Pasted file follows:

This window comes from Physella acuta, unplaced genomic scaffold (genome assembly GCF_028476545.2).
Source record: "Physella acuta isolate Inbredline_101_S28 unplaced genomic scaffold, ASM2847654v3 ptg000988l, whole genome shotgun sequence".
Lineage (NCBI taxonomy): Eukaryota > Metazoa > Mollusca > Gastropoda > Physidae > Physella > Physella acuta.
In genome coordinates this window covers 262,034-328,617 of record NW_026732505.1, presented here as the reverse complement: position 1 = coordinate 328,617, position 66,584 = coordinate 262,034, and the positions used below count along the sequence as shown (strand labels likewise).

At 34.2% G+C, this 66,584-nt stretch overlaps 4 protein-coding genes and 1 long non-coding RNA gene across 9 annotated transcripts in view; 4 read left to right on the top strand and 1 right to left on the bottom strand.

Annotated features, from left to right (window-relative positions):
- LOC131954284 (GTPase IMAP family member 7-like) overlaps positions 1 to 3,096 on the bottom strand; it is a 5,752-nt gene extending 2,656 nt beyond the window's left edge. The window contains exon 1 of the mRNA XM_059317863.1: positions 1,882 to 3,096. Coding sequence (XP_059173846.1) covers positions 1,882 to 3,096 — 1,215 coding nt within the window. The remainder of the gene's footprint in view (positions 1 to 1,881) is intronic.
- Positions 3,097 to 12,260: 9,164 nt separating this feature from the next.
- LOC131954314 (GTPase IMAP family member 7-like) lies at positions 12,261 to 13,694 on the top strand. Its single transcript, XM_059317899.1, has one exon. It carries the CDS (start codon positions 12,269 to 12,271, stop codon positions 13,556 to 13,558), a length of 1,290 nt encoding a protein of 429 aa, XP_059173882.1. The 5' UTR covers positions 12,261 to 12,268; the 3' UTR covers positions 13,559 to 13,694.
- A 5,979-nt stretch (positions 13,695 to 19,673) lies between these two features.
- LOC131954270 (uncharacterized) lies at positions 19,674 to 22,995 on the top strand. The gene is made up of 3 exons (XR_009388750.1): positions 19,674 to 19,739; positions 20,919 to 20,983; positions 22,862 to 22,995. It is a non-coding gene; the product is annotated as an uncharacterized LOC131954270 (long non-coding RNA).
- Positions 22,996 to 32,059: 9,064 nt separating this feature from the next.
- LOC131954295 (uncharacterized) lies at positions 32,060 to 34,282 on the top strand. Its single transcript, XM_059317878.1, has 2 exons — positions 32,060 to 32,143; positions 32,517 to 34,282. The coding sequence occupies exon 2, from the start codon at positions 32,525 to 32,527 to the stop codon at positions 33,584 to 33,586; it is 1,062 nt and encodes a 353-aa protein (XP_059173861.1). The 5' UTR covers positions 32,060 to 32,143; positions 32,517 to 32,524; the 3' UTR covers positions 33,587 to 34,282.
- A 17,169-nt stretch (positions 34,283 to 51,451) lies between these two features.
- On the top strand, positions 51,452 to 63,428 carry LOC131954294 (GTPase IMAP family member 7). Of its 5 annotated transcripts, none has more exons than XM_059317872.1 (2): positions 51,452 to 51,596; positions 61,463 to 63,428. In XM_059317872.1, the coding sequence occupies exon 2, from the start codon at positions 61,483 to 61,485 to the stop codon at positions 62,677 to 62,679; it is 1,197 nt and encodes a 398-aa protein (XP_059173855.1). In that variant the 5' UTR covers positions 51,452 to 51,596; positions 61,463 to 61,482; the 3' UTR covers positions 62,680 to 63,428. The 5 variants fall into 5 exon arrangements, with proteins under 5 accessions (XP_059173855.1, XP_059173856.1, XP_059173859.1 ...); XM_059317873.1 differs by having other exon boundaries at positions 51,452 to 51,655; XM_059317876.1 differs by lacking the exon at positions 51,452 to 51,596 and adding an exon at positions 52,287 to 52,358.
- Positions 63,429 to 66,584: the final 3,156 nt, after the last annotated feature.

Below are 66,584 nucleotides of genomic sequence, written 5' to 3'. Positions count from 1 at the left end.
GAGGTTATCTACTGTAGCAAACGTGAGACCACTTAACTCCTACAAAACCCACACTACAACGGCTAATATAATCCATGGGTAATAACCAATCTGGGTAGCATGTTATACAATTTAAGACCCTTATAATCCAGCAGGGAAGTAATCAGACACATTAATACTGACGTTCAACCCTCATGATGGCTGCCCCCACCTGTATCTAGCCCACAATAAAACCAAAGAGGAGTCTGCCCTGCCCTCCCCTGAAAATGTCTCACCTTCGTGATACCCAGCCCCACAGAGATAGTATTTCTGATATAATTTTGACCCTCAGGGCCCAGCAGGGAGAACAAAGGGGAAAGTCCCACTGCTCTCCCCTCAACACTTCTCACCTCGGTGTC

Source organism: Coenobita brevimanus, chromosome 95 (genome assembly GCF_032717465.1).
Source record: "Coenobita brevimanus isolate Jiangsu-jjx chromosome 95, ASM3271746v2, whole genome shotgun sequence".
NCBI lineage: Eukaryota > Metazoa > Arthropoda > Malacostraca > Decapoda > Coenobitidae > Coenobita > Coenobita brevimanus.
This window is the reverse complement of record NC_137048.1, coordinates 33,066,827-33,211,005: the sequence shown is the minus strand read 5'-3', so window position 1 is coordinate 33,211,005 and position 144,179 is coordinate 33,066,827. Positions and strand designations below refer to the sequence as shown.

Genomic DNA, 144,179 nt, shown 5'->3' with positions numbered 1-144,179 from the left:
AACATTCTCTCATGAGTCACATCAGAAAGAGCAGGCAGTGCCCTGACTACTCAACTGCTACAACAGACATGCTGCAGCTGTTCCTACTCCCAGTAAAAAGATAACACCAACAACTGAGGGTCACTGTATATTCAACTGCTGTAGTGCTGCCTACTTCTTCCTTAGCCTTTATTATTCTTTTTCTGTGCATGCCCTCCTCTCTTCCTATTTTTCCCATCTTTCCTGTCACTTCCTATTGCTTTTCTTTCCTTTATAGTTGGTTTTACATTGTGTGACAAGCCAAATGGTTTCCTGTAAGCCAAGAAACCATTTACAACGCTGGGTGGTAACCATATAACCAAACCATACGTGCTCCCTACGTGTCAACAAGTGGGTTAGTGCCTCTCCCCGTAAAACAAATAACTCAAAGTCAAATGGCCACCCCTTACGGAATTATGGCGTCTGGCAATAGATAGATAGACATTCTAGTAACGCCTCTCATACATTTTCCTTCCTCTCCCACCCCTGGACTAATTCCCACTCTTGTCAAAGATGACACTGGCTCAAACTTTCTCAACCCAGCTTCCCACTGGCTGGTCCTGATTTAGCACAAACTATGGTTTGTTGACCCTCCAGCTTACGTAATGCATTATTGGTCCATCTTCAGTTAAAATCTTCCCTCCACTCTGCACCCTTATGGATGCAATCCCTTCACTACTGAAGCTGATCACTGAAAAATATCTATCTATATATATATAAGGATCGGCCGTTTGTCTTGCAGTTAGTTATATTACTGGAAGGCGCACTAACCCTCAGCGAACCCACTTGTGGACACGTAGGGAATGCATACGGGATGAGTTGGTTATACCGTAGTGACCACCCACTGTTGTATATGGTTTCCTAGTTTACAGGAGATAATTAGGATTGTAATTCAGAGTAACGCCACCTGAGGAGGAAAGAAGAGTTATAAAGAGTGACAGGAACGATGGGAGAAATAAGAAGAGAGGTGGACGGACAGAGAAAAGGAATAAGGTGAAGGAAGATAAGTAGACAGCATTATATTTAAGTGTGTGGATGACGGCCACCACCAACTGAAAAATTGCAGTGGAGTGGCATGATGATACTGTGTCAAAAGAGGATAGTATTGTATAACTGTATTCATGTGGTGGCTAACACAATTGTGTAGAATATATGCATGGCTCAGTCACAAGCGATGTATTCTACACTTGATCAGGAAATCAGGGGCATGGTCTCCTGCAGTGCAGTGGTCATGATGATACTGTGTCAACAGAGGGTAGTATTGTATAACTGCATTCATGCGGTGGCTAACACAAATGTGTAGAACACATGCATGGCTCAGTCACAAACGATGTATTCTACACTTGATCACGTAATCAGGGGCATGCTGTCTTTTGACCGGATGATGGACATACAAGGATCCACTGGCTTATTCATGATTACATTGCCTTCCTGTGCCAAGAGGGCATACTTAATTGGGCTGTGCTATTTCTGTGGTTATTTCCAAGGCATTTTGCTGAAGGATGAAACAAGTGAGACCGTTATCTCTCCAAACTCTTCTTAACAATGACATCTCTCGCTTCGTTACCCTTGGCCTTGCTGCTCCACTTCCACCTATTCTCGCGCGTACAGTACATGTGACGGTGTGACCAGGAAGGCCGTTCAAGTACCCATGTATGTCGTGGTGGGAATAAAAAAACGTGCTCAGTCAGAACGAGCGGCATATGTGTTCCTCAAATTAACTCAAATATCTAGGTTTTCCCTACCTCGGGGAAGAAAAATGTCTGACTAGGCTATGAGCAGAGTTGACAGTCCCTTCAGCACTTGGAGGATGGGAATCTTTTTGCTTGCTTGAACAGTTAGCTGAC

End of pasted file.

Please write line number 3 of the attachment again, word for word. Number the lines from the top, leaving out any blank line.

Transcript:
Lineage (NCBI taxonomy): Eukaryota > Metazoa > Mollusca > Gastropoda > Physidae > Physella > Physella acuta.